Big retailers need 'reality check': Kogan

Jan 7, 2011 3:01 PM
Filed under Sales & Marketing

Ruslan Kogan says Gerry Harvey's GST campaign on the wrong track.

Founder of consumer electronics maker and online retailer Ruslan Kogan (pictured) responds to Australia's largest retailers that called on the Government to introduce GST on goods bought from overseas e-tailers. 

Australia’s big retailers need a reality check.

The likes of Harvey Norman, Myer, David Jones and a whole host of bricks and mortar retailers have unleashed an expensive PR scare campaign to pressure the Government to increase taxes and duties.

There is one question they consistently fail to answer – if a mere 10 percent GST is the problem, then why are their prices often over 50 percent higher than offshore competitors? Take the Canon EOS 550D camera for instance.

Today, this product costs $1349 at Harvey Norman, but only $698 online. That online price is from an Aussie online retailer who has all the same GST and duty costs that Harvey Norman would. That’s a price increase of more than 93 percent for the pleasure of shopping at Harvey Norman. 

After initially threatening to move to Chinese online stores, the big guys are now threatening job losses if they don’t get their way. They say that buying from international online stores is 'unAustralian' and will harm our economy. But, ‘a dollar saved is a dollar earned’ – for every dollar consumers save by buying online, they will have an extra dollar to spend in the Australian economy. By asking consumers to shop at their expensive stores, the big retailers are basically asking all other industries to subsidise their fat profits.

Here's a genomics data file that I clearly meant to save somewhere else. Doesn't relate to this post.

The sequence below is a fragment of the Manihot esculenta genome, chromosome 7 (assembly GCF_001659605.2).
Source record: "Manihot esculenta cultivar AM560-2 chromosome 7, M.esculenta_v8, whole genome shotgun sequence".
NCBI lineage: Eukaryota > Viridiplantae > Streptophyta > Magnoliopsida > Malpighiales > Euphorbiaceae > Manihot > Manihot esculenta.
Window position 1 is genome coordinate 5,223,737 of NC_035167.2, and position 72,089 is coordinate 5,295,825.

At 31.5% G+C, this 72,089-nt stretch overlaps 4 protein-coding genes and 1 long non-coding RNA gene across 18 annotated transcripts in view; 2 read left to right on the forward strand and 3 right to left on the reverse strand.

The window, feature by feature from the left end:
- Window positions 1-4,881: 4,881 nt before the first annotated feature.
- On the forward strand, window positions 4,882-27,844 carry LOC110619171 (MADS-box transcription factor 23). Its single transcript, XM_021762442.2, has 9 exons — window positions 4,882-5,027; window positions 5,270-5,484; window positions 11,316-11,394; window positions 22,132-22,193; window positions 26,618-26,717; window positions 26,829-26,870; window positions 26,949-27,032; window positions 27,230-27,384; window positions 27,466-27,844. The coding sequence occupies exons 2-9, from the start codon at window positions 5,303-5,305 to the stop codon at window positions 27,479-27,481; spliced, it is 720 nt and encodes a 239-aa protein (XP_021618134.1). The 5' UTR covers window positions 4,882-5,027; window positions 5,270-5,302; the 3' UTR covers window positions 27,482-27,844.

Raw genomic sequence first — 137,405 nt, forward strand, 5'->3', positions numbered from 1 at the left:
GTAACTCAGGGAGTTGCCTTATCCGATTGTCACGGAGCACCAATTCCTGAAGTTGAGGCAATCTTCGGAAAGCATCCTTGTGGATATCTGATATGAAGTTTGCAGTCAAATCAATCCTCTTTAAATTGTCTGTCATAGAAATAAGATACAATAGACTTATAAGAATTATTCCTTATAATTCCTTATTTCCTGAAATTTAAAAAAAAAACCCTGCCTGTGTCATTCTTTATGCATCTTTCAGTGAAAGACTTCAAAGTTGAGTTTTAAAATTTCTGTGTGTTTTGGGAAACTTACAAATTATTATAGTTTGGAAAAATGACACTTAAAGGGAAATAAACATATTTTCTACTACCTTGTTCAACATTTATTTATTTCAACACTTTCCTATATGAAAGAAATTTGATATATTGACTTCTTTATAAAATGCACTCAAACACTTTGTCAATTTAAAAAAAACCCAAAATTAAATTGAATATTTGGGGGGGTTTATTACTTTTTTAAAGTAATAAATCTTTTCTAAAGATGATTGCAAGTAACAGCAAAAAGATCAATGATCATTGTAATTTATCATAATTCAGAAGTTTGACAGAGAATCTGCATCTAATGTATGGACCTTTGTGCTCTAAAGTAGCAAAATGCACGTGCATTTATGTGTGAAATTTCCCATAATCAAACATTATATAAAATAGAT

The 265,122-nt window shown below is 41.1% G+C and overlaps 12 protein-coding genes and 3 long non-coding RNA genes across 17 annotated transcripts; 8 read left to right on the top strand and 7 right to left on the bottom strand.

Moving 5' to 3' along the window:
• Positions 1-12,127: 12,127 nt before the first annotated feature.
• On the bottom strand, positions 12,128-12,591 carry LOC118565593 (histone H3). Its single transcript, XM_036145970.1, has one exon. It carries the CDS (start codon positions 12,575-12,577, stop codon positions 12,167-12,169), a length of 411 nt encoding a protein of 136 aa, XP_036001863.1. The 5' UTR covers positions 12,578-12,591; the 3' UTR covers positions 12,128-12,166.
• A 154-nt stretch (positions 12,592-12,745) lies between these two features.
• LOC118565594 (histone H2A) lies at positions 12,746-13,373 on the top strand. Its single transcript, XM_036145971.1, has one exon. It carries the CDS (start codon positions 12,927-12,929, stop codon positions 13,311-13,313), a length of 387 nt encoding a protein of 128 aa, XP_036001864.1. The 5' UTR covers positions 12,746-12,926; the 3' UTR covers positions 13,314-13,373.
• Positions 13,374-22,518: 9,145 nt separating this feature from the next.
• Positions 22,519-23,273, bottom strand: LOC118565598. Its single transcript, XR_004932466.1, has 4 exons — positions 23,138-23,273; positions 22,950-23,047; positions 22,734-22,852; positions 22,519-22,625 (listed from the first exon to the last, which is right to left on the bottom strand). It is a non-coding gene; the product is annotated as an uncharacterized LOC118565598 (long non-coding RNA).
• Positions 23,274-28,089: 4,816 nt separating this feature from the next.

The big guys say they want an “even playing field”, so they spent millions of dollars on a national campaign to get a “fair go”. But, it's hard to take them too seriously when Harvey Norman alone spent more than $355 million on "marketing expenses" in FY2010, which was more than 26 percent of their sales revenue.  

If the big retailers are finding it hard to compete with the prices offered by their online competitors, they should consider streamlining their businesses, and using their commercial clout to source products at better prices, instead of petitioning the Government for tax increases and more regulation.

Whenever you hear a businessman crying out for more regulation or taxation, you know that his business is struggling and he wants some help from the government in pulling back his competitors.

Local online businesses such as Kogan also pay GST and duty, yet are still able to smash the dinosaurs of Australian retail on price and service every day.

At Kogan, we’re constantly innovating and trying to find better ways to create and deliver the technology people want. We have recently identified a new efficiency in our supply chain – and we’re passing the savings on to you.

This post originally appeared in the Kogan Technologies News Blog.

Who do you side with: Kogan or Harvey? Will levying GST on overseas buys help your VAR business or is your competitiveness influenced by other factors such as rents, wages, interest rates and rebates? Tell us in the comments below if you have lost (or won) significant business as a result of online competition.

 
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